Some members have made their first several investments with only a few hundred dollars.

It seems Masterworks leaves this to the discretion of your account manager/advisor. If you tell them your situation and that you only want to allocate a certain percentage of your portfolio to art, they'll likely work with you.

Pros and cons of Masterworks

Pros Cons
Strong historical price appreciation $15,000 minimum investment (may be negotiable)
Diversification High fees, similar to hedge funds
Handles the sourcing, acquiring, storing, and selling on your behalf Fairly illiquid
Has the best selection of art investments Fairly speculative
Available to all investors Required phone interview
Easy-to-use platform (desktop and mobile)  

How to become a member

Anyone can become a member and start investing in art on Masterworks.

International investors

Masterworks is available to international investors. That said, the Trading Market is only available to U.S. investors.

After creating an account, you'll need to schedule a phone interview before you can invest on the platform. This is required to comply with regulatory obligations.

The call will last about 15 minutes and covers a few things:

  • Know Your Client (KYC): This brief summary of your financial profile includes how much you are able to invest, when you want to invest, your profession, and a few other details.
  • Suitability: Masterworks will walk you through its investment process and ensure you have a thorough understanding of the investment.
  • First transaction: They will help you make your first investment purchase.

After your first investment, you will be able to invest independently of the Masterworks team.

If you sign up on Masterworks' website, you will be put on a waitlist before you can begin the member process. Our readers can skip the waitlist with the link below:

Is Masterworks legit?

Yes, Masterworks is legit.

To securitize a piece, Masterworks must set up a special-purpose LLC. After it's registered with the SEC and securitized, shares are made available to investors.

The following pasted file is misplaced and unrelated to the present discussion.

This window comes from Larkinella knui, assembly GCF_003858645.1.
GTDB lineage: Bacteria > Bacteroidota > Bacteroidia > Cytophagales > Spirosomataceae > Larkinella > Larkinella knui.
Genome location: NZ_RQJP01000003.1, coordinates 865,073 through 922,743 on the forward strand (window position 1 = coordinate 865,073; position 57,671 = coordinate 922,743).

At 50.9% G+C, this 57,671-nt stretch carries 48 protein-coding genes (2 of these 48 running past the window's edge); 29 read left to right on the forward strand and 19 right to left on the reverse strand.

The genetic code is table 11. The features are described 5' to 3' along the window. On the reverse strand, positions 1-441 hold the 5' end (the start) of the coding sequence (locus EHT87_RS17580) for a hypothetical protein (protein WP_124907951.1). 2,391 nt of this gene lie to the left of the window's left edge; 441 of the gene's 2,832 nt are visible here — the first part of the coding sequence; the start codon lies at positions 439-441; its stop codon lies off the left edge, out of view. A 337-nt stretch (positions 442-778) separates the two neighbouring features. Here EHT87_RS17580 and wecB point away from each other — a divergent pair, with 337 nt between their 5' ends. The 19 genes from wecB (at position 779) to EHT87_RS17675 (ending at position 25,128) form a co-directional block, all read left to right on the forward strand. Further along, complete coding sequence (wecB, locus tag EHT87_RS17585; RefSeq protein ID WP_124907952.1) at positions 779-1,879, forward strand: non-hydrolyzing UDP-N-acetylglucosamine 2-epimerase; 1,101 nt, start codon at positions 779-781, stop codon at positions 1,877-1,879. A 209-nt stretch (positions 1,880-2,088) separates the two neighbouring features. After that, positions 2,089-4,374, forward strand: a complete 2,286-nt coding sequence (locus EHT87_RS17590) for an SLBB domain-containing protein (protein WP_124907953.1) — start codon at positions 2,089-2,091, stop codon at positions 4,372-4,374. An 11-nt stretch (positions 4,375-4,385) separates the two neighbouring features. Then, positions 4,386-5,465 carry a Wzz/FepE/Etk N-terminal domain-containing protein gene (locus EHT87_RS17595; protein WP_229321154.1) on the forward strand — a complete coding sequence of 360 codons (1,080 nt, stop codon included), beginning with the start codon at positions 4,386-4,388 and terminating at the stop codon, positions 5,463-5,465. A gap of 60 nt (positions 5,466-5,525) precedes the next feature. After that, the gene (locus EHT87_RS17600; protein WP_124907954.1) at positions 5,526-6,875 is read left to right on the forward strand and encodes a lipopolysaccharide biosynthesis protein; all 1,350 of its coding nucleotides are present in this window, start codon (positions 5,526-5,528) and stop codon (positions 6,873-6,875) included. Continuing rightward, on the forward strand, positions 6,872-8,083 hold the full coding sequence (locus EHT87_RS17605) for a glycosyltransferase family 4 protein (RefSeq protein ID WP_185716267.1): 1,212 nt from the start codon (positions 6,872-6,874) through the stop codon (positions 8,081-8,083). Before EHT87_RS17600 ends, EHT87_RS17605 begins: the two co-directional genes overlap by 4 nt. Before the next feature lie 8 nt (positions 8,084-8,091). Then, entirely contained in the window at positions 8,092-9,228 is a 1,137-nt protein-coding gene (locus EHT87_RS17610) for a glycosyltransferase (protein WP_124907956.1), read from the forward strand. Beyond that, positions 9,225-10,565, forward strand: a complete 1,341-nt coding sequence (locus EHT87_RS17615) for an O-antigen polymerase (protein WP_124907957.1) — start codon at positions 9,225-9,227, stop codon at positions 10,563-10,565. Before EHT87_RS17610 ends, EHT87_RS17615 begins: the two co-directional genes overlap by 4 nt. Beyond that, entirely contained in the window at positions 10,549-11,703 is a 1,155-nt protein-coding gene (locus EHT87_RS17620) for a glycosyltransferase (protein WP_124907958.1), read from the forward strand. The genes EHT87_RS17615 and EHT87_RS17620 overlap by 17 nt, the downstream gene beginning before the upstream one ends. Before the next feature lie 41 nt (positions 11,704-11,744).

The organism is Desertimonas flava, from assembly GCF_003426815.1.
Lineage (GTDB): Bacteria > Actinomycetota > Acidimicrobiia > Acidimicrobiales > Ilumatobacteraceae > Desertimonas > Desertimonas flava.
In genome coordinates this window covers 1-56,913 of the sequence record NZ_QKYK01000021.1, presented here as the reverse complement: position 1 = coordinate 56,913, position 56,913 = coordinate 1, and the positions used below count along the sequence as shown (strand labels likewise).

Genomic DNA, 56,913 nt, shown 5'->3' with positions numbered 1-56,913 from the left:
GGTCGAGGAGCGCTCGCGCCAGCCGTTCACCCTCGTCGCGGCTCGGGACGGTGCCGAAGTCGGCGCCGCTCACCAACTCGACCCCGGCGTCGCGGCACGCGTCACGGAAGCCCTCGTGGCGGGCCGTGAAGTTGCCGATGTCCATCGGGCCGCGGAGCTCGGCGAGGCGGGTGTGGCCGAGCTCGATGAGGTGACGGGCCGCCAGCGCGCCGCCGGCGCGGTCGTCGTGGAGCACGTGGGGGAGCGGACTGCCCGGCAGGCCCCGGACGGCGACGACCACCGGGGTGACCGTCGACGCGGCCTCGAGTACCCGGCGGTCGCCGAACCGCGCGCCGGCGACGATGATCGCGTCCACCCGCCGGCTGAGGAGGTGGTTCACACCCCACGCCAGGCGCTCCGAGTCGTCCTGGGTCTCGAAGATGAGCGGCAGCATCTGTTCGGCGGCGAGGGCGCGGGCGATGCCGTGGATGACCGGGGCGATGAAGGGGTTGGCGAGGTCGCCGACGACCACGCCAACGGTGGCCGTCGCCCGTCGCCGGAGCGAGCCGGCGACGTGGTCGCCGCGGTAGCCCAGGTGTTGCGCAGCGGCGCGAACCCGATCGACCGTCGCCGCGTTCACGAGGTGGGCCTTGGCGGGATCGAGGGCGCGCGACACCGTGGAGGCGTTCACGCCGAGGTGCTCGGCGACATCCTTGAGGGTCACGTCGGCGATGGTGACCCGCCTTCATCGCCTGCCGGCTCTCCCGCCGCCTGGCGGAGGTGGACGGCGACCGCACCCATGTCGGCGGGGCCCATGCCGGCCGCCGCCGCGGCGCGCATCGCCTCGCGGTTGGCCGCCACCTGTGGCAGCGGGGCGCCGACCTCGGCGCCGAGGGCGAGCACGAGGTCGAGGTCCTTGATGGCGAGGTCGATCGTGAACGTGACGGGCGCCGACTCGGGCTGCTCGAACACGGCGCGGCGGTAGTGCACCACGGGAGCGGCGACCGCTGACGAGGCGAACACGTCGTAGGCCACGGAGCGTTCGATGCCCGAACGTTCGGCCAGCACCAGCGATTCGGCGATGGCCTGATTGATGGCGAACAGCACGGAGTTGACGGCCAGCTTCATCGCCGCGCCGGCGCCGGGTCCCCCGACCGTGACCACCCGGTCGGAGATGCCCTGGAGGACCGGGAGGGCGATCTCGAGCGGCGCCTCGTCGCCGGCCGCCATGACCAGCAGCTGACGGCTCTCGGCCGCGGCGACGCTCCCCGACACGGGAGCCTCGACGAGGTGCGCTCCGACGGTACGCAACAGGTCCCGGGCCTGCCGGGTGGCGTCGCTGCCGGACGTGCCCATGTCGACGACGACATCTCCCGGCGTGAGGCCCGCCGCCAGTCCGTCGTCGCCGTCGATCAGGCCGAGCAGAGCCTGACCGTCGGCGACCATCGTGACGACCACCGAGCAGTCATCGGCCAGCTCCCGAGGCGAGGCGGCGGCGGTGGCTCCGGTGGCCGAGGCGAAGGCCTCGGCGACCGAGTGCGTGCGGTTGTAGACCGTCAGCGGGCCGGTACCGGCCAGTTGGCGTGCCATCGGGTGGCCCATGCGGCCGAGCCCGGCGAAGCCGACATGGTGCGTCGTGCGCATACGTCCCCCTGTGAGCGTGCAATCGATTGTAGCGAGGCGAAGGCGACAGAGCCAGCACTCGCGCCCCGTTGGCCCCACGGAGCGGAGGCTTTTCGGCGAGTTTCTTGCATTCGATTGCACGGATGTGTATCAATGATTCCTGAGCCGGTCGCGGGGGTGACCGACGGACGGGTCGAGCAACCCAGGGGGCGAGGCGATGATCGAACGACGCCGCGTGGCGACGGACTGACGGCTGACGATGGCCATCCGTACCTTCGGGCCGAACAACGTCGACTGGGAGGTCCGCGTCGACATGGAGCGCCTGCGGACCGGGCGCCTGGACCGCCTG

Masterworks works closely with the SEC for this entire process and is subject to the SEC's oversight. Each investment must pass a number of regulatory hurdles before it becomes listed for purchase on the platform.

That said, Masterworks is not subjected to near the level of scrutiny of a broker-dealer, and doesn't have the same safety nets as a FINRA-regulated, FDIC-insured U.S. brokerage.

Every investment on Masterworks is a real, physical piece of art. The platform does not invest in NFTs or other digital assets. 

Furthermore, the Masterworks website notes that each artwork is expertly vetted before it is acquired and that fewer than 3% of all analyzed pieces are purchased.

However, art is a speculative investment. As a collectible, the value of art is based on the tastes and preferences of its collectors, which often change over time.

Final verdict

As a platform, Masterworks is best for investors who already have a portfolio of traditional assets and want to diversify further.

It can be exciting to invest in alternative assets like art because they have the potential to appreciate sharply.

However, they should be kept in their rightful place — that is, as a minority component (think 5–10%) of an overall portfolio.

If you:

  • Are already invested in stocks,
  • Want to diversify your portfolio further,
  • Have a high risk tolerance,
  • And don't mind the lack of liquidity,

You may be ready to join Masterworks and add some art to your portfolio.

Written by
Investor and Finance Writer
Edited by
Head of Content at Stock Analysis
Reviewed by
Chartered Financial Analyst